TXAB: The Christ Almighty Blog

11 April 2016

The seven deadly sins.

They are actually condemned in the bible. It’s just there isn’t a handy list of ’em in there.

The “seven deadly sins” confuse a lot of people.

Back in 2008, a rumor started making its rounds through the press that the Vatican just declared there were seven more deadly sins. It call came from an interview with Gianfranco Girotti, the head bishop of the Vatican’s Apostolic Penitentiary. (I know; it sounds like the Vatican prison, but it’s really not. It’s actually the group of Catholic theologians who handle questions about sin, repentance, and forgiveness.) Anyway, in the interview with L’Osservatore Romano on 7 March 2008, he listed certain present-day practices which he believes have a harmful global impact:

  • Pollution
  • Drug trafficking
  • Research which destroys embryos
  • Other morally unethical human experiments
  • Abortion
  • Pedophilia
  • Economic injustice

Somehow this got converted into “The Vatican announced there are new sins!” And since your average reporter (lapsed Catholics included) know bupkis about the seven deadly sins, they just assumed now there were 14. Littering, a form of pollution, was now gonna send you to hell.

Like I said, they confuse people.

Most people figure they’re a Roman Catholic thing. And they kinda are; even though they predate Protestantism, for the most part only Catholics teach on ’em. For as we all know, Protestants, especially Fundamentalists, consider way more things to be deadly sins than just the seven. Like capitalizing “Satan” or voting for the wrong political party.

Loads of people think the seven deadly sins are in the bible. I’ve heard Protestants claim they’re in Catholic bibles. The list isn’t, but of course the sins are: You’re gonna find passages—in all bibles, not just special Catholic editions—which rebuke these attitudes and the behaviors they cause.

And whether you’re Catholic or not, you might wanna know about them. So here’s the list, in convenient chart form.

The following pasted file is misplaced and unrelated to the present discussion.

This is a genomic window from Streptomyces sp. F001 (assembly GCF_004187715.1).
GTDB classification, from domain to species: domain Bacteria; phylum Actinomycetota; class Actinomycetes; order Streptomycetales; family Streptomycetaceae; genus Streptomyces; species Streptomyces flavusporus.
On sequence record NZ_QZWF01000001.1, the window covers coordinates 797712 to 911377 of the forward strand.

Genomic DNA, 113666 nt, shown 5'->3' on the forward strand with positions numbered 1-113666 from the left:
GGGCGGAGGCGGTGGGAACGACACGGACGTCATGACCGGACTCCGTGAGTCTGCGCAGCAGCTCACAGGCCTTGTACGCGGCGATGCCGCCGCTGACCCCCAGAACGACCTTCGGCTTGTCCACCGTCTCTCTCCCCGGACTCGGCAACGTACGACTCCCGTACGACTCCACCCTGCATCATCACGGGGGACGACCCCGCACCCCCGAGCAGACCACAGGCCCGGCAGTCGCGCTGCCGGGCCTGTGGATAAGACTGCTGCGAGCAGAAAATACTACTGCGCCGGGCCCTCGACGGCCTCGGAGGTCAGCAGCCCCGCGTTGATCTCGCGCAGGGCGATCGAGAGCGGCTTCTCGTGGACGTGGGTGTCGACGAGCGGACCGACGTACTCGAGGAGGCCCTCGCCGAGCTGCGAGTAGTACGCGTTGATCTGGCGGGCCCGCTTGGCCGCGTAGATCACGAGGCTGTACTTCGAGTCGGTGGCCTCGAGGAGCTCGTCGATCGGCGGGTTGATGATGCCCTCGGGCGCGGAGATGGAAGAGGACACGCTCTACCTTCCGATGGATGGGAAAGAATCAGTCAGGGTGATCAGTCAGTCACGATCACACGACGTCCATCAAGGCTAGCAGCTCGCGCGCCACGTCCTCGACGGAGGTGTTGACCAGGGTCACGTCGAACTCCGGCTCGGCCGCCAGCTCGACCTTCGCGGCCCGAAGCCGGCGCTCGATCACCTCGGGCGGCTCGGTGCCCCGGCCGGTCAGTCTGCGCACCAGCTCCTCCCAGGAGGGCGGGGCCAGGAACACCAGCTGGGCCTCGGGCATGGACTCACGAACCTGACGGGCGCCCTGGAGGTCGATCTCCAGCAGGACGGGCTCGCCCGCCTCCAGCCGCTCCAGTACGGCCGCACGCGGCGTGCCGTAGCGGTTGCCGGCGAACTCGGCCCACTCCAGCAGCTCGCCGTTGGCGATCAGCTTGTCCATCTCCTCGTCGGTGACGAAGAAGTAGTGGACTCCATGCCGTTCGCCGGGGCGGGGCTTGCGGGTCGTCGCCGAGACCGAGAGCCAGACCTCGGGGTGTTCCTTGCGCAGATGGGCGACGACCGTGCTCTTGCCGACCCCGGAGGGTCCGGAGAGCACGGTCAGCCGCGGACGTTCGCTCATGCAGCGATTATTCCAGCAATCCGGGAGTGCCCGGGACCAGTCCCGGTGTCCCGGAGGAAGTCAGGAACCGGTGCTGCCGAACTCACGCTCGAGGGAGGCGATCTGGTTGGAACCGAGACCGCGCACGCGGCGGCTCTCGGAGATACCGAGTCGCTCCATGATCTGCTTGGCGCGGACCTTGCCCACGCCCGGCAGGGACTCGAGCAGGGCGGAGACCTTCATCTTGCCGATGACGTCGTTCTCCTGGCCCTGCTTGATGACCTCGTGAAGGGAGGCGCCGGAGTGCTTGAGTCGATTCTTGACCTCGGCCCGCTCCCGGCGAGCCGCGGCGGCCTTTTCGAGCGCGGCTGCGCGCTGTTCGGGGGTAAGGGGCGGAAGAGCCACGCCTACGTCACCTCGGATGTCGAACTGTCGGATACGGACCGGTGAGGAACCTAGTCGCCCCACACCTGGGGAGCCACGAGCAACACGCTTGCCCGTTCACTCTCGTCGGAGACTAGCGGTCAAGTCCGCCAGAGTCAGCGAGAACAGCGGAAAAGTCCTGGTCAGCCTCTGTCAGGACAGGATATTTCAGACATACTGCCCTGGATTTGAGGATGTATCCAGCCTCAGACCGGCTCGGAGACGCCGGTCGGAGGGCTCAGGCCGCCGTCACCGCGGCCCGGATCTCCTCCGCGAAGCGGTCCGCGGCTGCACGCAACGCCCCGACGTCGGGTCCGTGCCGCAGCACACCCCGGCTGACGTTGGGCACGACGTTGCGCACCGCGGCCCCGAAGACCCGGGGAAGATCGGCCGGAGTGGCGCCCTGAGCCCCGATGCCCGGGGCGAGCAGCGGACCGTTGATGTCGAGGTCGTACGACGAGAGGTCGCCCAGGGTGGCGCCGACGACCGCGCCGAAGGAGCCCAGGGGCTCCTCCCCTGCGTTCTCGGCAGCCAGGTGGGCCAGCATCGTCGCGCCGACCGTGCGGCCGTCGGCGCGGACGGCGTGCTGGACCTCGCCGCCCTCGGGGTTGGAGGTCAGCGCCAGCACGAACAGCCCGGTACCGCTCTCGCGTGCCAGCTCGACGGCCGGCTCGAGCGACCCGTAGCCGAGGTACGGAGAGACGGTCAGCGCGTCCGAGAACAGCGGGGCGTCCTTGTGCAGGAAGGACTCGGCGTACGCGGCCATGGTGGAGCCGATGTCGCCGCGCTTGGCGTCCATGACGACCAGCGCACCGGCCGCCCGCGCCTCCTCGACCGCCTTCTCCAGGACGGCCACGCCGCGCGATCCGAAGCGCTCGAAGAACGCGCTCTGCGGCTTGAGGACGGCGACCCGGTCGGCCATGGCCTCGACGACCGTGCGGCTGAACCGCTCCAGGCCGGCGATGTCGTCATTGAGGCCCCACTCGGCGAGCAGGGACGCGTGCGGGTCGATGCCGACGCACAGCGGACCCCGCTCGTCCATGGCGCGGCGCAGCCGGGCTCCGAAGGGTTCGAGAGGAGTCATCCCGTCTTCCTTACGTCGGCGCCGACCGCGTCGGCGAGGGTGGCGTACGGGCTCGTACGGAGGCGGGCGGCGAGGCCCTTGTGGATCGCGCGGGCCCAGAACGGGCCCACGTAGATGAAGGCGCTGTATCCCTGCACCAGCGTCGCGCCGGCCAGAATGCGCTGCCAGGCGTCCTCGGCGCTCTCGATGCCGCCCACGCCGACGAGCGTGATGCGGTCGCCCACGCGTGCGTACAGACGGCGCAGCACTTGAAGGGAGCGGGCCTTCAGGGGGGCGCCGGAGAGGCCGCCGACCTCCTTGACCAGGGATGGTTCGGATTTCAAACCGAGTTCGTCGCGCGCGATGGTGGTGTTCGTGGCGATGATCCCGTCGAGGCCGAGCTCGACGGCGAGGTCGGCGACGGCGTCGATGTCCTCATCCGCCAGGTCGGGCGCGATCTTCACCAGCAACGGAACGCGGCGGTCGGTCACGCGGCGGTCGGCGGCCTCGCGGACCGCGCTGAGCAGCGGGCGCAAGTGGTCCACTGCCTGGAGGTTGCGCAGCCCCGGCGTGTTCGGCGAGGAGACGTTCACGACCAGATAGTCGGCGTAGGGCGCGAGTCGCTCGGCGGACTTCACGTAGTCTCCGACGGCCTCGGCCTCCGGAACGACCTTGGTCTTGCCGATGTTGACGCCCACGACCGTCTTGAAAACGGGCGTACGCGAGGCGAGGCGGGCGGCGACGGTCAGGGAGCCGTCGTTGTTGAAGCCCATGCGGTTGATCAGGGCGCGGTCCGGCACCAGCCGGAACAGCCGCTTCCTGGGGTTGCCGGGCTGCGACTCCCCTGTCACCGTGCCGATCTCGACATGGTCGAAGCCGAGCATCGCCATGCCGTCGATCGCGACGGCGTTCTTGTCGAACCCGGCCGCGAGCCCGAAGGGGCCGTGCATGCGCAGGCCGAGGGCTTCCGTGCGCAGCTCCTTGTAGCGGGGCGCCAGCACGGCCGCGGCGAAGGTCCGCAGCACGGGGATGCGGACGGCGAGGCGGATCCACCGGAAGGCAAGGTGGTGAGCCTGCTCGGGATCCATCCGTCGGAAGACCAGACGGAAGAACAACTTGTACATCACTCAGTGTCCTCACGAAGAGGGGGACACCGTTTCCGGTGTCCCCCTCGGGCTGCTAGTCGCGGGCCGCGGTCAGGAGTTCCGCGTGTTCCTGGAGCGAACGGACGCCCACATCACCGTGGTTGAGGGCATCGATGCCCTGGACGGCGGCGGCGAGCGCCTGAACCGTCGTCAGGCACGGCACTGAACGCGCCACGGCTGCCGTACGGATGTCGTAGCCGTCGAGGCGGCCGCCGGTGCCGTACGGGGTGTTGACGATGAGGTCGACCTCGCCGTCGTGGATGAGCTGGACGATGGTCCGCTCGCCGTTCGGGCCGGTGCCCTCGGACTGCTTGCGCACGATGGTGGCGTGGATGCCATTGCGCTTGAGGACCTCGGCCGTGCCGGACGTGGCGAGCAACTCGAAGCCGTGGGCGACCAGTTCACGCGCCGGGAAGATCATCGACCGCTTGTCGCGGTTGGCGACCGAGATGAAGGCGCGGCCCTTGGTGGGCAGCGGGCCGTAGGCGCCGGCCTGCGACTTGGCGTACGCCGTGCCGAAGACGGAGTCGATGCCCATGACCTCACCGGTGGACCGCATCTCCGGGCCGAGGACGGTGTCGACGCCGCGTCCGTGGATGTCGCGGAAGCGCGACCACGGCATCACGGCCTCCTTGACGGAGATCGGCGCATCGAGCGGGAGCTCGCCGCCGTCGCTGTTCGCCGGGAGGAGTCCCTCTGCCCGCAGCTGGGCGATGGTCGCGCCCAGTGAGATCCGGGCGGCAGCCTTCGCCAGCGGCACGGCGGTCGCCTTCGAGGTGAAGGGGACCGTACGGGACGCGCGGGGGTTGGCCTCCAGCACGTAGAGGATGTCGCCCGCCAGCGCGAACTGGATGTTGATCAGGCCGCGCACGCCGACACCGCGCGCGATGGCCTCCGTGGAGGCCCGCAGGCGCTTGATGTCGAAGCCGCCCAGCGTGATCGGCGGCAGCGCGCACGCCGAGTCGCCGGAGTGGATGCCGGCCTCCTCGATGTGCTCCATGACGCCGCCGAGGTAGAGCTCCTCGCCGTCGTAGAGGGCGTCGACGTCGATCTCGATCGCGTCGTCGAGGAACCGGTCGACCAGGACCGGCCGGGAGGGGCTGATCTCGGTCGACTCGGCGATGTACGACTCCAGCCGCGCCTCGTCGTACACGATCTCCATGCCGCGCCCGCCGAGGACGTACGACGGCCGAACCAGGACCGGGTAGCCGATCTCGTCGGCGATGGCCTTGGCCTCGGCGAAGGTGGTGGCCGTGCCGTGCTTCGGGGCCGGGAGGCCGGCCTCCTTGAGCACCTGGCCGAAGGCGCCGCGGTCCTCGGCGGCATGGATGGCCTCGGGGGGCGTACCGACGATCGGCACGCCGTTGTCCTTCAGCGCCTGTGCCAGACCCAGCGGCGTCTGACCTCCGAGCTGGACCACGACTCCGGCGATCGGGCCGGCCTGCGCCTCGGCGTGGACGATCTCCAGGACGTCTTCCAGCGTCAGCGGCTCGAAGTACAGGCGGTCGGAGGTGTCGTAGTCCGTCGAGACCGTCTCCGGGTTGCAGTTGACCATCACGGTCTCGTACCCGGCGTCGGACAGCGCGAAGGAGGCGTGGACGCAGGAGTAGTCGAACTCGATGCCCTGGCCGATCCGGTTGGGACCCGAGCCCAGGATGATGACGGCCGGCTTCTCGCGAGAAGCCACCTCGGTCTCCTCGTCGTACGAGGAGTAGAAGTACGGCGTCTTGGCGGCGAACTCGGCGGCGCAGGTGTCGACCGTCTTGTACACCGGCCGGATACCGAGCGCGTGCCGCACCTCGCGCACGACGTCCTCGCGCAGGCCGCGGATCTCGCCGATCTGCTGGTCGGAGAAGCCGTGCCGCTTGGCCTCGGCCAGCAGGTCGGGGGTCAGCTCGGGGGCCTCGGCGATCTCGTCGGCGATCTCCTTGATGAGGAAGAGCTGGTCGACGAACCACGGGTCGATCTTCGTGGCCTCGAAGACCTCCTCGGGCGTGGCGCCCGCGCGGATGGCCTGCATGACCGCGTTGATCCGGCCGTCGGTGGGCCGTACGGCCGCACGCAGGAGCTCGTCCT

Deadly sinLatinAbout an out-of-control desire…Opposite virtue
1.Lecheryluxuria/“sexual lust”For sex. Cl 3.5Purity
2.GluttonygulaFor food, drink, intoxicants. Ek 16.49Moderation
3.Greedavaritia/“avarice”For money, wealth, possessions. Ep 5.3Generosity
4.Lazinessacedia/“sloth, discouragement”To evade responsibility, avoid work, stay uninvolved. Mt 25.26Integrity
5.Wrathira/“anger”To fight, take revenge, act out of rage or bitterness. Ep 4.32Meekness
6.Envyinvidia/“begrudge”To covet, be jealous. Mk 7.22Kindness
7.Pridesuperbia/“magnificence”To exalt oneself: Self-praise, self-promotion. Mt 7.22Humility

What makes ’em deadly? Well, they’re works of the flesh. And those who choose a lifestyle of works of the flesh will not inherit God’s kingdom. Ga 5.21 Their lifestyle implies they’re not saved: They don’t have the Holy Spirit indwelling them, making ’em fruitful, making ’em not want to sin, getting them to reject the sort of lifestyle which burps up deadly sins.

Think of deadly sins like cigars. One’s not gonna kill you. Chain-smoking them for 30 years absolutely will: If the heart disease doesn’t getcha, the emphysema and lung cancer will. Same with works of the flesh: One outburst of anger Ga 5.20 —or take it to Jesus’s extreme of 70×7 outbursts of anger—doesn’t mean you’re a fake Christian and actually destined for the hot place. But it’s definitely not a good sign.